IITA-ACAI trains Liberian extension workers on weed management and agronomy best practices
As part of efforts to transform the Liberian cassava sector, a team from the IITA-led African Cassava Agronomy Initiative (ACAI) trained about 70 extension service providers from across Liberia in Bentol, Montserrado County. The training, which took place in October 2019, centered on the IITA-ACAI developed agronomy toolkit known as the Six Steps to Cassava Weed Management and Best Planting Practices which, when applied, helps farmers to potentially double their cassava yield per hectare.
ACAI Principal Weed Scientist, Friday Ekeleme, conducted the training along with Digital Extension and Advisory Services Specialist, Godwin Atser, IITA Head of Mechanization, Peter Kolawole, and IITA Country Representative in Liberia, Michael Edet.
The training was carried out within the framework of the Smallholder Agriculture Productivity Enhancement and Commercialization (SAPEC) Project of the Liberian Ministry of Agriculture with funding from the Global Agriculture and Food Security Program (GAFSP) and the African Development Bank (AfDB).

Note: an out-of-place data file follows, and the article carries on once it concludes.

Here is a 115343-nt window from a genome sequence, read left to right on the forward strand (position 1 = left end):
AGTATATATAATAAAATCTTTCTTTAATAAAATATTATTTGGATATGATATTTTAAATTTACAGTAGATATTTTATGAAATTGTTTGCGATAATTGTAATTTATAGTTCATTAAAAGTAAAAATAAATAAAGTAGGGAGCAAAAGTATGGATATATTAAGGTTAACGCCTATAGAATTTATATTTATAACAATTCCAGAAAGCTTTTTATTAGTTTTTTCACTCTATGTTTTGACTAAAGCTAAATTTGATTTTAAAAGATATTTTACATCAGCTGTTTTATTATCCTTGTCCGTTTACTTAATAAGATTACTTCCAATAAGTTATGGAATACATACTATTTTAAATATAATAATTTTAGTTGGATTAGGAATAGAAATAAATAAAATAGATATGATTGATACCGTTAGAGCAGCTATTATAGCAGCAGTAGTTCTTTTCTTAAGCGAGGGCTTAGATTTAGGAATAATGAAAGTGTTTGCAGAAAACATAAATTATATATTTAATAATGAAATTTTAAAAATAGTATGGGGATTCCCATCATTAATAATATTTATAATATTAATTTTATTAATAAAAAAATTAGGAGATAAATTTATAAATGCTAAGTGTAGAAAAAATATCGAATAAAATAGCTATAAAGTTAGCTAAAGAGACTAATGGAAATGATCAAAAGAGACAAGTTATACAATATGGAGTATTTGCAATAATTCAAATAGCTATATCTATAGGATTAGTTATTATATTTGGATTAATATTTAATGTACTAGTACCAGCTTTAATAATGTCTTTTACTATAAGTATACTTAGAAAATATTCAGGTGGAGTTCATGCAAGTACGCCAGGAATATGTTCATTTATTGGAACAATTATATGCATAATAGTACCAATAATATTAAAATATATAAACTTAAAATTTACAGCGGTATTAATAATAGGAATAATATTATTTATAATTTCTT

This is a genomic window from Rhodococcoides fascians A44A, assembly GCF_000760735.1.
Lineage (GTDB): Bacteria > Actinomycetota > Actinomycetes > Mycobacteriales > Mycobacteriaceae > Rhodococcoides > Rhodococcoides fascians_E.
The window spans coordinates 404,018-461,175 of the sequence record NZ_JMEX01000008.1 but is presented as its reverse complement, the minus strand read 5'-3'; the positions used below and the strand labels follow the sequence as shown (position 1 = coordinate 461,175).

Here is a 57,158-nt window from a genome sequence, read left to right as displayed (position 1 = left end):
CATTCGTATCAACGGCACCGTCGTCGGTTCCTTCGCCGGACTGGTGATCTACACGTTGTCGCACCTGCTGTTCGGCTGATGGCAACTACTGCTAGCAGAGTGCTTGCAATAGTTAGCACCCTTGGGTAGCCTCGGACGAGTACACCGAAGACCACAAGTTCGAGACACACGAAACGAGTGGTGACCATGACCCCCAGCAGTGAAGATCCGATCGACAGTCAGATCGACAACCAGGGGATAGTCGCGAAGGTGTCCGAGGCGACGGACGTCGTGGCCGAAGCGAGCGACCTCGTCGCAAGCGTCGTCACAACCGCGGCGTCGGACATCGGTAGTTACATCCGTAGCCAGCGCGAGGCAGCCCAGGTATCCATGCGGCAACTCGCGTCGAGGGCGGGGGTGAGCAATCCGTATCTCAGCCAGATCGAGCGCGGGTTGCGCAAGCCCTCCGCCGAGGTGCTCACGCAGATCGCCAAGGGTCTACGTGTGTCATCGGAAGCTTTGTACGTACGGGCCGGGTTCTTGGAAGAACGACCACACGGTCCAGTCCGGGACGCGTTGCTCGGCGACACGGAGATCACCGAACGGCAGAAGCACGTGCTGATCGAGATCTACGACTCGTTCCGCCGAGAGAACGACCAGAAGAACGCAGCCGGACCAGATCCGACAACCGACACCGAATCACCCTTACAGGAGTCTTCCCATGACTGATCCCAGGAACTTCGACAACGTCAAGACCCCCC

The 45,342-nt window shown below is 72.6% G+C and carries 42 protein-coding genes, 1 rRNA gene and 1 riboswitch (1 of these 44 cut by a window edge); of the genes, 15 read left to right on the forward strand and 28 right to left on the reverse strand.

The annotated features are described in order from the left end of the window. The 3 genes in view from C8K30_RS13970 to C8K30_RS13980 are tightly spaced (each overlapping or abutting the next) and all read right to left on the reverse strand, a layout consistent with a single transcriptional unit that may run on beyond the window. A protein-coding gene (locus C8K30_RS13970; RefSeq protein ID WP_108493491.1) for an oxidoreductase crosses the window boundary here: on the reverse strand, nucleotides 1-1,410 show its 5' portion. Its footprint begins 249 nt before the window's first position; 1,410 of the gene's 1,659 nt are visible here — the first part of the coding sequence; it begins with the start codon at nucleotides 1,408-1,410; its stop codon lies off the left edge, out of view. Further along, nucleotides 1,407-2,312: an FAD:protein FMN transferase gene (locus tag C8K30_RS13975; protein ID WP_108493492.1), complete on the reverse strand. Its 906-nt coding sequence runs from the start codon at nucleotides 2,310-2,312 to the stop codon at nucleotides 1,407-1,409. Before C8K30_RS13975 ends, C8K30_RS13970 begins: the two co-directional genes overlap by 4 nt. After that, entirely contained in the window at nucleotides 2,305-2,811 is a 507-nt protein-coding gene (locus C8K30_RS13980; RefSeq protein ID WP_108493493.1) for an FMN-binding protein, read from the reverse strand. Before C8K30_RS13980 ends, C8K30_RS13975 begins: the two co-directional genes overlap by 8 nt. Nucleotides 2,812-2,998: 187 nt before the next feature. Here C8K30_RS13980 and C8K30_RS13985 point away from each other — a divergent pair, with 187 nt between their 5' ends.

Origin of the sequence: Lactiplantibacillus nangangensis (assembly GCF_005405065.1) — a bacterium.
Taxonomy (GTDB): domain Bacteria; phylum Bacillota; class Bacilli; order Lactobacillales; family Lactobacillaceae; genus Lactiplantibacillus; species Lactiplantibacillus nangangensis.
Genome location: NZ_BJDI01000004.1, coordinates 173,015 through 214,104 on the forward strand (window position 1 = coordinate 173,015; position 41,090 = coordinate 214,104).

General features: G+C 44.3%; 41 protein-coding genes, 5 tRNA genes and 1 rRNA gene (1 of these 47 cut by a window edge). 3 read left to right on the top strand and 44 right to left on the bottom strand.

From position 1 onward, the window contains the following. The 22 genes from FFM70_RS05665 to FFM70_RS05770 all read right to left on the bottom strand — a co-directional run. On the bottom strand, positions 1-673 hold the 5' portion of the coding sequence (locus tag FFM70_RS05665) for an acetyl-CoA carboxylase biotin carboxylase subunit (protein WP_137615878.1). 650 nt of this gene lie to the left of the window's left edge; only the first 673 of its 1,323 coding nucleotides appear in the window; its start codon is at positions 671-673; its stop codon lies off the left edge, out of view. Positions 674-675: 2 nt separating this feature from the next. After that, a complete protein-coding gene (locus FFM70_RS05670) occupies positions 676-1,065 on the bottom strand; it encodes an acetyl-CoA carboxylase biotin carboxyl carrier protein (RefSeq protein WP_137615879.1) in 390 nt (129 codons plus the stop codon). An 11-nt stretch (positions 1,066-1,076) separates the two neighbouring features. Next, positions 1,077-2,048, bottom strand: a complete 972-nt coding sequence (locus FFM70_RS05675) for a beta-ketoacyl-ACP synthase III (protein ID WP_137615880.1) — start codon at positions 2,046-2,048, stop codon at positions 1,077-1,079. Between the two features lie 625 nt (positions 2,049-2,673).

The 4-day training exposed participants to the successes of the IITA Cassava Weed Management Project, the basics of agronomy in cassava farming systems, calibration and the use of the IITA Herbicides Calculator, safe use of herbicides, an overview of mechanization, and cassava varietal identification.
SAPEC Coordinator, William Kawalawu, described the training as an excellent program that would help transform cassava in Liberia and provide incomes to farmers.
Like Nigeria, the cassava sector in Liberia has been undermined by poor weed control. Hand weeding, often carried out by women, is not only backbreaking but also limits farm sizes in Liberia.
Edet said the workshop was intended to provide participants with basic knowledge of cassava production and especially weed management.
“This is part of what we are supposed to do in the SAPEC Project, to empower the farmers, the focal persons, technicians with the knowledge on weed control because weeding consumes a lot of money and as such farmers run away from cassava farms as the result of the huge cost of the control of weed,” he said.
Mrs Abibatu Kromah, a director with Liberia’s Central Agricultural Research Institute (CARI), appealed to IITA to provide support to help Liberian farmers tackle weeds. “Do not leave us alone,” she pleaded.
The training attracted participants including County Agriculture Coordinators (CAC), SAPEC focal persons, technicians, farmer-based organizations, cassava farmers, the National Cassava Production and Commercialization Union, and stakeholders with an interest in cassava farming.
The participants were drawn from eight of Liberia’s 15 counties including Bomi, Bong, Grand Bassa, Margibi, Montserrado, and Sinoe.